Things Students With Anxiety Wish Their Teachers Understood

Recent research suggests that as many as 1 in 6 young people will experience an anxiety condition at some point in their lives, this means that up to 5 people in a class may be living with anxiety, whether that be OCD (obsessive compulsive disorder), social anxiety and shyness, exam stress, worry or panic attacks.

School can be a tricky experience for most teenagers but for many anxiety can make their time a lot more difficult. For the lucky ones they have the support of an understanding team of pastoral carers and teachers, but for others this is far from reality. School is filled with challenges that can make an anxiety sufferer dread 9am. From simply putting their hands up and giving an answer, to introductions to class members on the first day of school, their education can be riddled with obstacles. It is clear from videos such as this that awareness of anxiety in schools should be made a high priority and learning how to deal with such a disorder should be essential. Of course, this wouldn’t include separating and pointing out students who struggle but simply learning the signs and helping them through their difficulties. Students with mental health problems can sometimes be criticised for lacking motivation or drive in class, but often this isn’t the case. Just because someone doesn’t put their hand up it does not mean they are not motivated to learn. Anxiety makes a person worried about what people around them think as well as giving them a fear of making mistakes. This is why someone may not be completely comfortable with giving their answer in front of the whole class. No-one should be made to feel abandoned while going through mental health problems, and as young people spend the majority of their time at school it should be an environment where they feel supported and understood.


This is not to say that it is like this in every school, I can only speak from personal experience. And although many of my teachers were extremely patient with me a number of them seemed to lack the patience and understanding that’s required with such a delicate issue. I remember dreading the first day of the new school term when we would be made to stand in a circle and introduce ourselves to new classmates. We had a large school year so many of them were near enough strangers to me. I would feel an instant pang of panic in the pit of my stomach when we were told we had to think of 2 interesting facts about ourselves. ‘What do I say’, ‘What about if people don’t find what I have to say interesting’ and ‘What about if people laugh at me’ are just a few examples of the thoughts that would go cartwheeling around my head. I asked to speak to the teacher outside and explained the situation. ‘You’ll be fine’ they said, ‘You can go last if that would help’. No it wouldn’t, but as a quiet girl I lacked the confidence to tell my teacher this so I agreed and went back into the class. We started going around the circle and as each person had their turn I could feel the butterflies rising from my tummy into my throat. I knew exactly what was going to happen, I had learnt to recognise the signs of a panic attack. I could feel my breath getting short, my heart starting to beat faster and my palms becoming sweaty. I put my hand up and asked to go to the bathroom, when I got there I started to cry and rang my mum to come and pick me up from school. That was my first lesson of the day, half an hour in and I had already been pushed to my limit.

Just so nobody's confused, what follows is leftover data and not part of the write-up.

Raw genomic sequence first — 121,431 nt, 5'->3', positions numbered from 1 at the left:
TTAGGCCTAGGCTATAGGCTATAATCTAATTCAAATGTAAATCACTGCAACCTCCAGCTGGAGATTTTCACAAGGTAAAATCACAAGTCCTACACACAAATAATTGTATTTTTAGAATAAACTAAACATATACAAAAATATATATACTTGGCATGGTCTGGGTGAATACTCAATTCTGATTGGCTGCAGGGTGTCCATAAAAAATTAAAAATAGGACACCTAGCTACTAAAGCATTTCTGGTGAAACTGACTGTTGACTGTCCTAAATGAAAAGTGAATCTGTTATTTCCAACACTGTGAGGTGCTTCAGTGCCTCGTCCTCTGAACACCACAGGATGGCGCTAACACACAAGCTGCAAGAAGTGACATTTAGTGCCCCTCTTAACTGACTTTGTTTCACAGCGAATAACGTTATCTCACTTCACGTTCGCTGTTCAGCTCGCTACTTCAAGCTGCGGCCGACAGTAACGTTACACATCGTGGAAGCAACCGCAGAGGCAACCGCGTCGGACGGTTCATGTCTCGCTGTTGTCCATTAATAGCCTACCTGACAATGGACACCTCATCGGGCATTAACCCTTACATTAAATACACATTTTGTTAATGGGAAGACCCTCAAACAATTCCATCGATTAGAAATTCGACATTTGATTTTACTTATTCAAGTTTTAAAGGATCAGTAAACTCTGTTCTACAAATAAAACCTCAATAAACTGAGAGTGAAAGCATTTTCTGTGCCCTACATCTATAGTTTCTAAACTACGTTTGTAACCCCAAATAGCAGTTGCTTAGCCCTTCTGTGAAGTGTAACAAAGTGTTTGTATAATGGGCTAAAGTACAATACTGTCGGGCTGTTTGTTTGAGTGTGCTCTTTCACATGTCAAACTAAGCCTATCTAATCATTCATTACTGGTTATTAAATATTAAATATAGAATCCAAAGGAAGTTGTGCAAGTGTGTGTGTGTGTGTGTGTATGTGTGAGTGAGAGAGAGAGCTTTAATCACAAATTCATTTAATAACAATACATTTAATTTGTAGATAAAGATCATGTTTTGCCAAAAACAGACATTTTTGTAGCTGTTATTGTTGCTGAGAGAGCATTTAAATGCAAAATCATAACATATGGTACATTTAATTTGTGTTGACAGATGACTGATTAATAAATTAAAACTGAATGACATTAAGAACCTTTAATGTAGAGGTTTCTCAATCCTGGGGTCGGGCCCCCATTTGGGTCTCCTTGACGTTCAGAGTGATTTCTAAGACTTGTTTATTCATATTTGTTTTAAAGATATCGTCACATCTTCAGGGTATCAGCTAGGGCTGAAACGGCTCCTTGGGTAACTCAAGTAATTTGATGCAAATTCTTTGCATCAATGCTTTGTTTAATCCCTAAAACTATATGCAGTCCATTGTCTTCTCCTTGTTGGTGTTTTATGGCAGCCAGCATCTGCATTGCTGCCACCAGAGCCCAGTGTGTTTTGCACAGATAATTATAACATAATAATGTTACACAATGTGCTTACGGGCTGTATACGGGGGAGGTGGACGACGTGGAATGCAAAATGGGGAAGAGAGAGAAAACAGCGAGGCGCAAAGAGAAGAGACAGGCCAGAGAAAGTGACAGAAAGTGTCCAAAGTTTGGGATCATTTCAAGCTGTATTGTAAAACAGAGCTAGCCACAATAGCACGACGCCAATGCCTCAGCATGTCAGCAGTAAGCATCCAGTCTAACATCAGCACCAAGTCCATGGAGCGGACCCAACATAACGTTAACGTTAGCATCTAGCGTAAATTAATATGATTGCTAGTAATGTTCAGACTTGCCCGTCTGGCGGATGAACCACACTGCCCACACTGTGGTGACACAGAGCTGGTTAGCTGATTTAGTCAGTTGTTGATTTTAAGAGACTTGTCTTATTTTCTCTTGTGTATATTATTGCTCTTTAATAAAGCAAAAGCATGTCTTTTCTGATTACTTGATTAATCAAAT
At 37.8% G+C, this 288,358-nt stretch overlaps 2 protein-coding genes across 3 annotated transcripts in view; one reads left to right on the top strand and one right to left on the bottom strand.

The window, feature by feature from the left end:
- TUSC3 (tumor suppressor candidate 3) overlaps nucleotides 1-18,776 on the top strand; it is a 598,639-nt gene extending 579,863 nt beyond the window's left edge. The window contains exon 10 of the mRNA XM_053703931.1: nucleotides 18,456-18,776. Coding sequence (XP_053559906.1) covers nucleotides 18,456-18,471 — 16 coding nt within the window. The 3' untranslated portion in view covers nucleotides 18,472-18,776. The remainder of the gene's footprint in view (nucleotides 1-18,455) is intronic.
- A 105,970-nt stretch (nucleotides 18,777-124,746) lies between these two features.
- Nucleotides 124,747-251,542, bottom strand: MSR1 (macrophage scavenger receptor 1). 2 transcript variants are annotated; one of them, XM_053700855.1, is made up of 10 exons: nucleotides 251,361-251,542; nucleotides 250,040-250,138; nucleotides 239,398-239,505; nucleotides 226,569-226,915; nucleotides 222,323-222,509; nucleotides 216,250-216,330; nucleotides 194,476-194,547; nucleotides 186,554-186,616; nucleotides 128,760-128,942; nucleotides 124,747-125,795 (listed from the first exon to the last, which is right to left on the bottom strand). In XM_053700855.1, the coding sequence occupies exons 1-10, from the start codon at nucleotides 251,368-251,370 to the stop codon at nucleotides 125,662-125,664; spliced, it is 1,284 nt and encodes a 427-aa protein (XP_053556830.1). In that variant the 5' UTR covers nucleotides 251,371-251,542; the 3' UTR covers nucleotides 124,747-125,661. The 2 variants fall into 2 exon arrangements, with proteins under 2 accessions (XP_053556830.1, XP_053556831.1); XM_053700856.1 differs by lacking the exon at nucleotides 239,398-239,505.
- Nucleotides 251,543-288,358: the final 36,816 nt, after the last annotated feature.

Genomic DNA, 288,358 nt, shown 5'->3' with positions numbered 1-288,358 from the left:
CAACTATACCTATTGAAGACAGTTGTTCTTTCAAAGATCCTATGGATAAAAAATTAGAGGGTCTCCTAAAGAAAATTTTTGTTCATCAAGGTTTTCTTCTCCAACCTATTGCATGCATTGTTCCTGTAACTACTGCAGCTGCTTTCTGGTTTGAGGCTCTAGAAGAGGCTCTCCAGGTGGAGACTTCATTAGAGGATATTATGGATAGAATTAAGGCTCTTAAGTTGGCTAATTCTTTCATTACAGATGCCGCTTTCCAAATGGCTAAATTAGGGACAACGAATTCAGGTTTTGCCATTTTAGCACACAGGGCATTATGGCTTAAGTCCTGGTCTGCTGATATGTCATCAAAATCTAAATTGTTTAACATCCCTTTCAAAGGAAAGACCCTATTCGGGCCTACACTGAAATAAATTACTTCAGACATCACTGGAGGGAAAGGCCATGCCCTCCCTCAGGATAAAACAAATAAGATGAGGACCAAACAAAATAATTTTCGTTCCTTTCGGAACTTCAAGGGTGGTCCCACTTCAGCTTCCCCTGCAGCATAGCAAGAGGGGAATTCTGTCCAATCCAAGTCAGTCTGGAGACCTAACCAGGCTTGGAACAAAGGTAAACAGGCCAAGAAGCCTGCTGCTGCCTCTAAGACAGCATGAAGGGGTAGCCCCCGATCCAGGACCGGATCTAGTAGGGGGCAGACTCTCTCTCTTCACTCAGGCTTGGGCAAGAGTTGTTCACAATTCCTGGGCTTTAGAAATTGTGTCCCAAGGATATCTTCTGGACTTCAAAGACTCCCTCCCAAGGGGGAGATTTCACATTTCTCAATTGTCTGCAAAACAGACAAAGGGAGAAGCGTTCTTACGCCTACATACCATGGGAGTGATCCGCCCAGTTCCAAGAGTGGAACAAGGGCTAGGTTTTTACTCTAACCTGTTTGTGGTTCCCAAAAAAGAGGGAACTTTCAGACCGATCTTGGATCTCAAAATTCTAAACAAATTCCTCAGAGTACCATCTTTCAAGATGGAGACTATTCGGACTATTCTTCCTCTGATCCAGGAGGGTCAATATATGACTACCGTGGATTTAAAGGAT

No child should be made to feel singled out or different to others but, in this situation, I feel that as a teacher they should’ve been informed how to deal with my anxiety, to be delicate and understanding. They could’ve given me some other work to do or asked me to go pick up some printing as not to alert my classmates as to something being wrong. Why is it that teachers are taught about how to pick up on the signs of extremism and not also on anxiety when it is so prevalent in today’s children?


‘I feel like my time at school/college would have been so much easier if some of my teachers had taken the time to understand what I was going through.’




Written by:

Marie Church
RN BSc Specialist Community Public Health Nurse (OH) Expert Witness
Cognitive Behavioural Psychotherapist MSc (BABCP Accredited)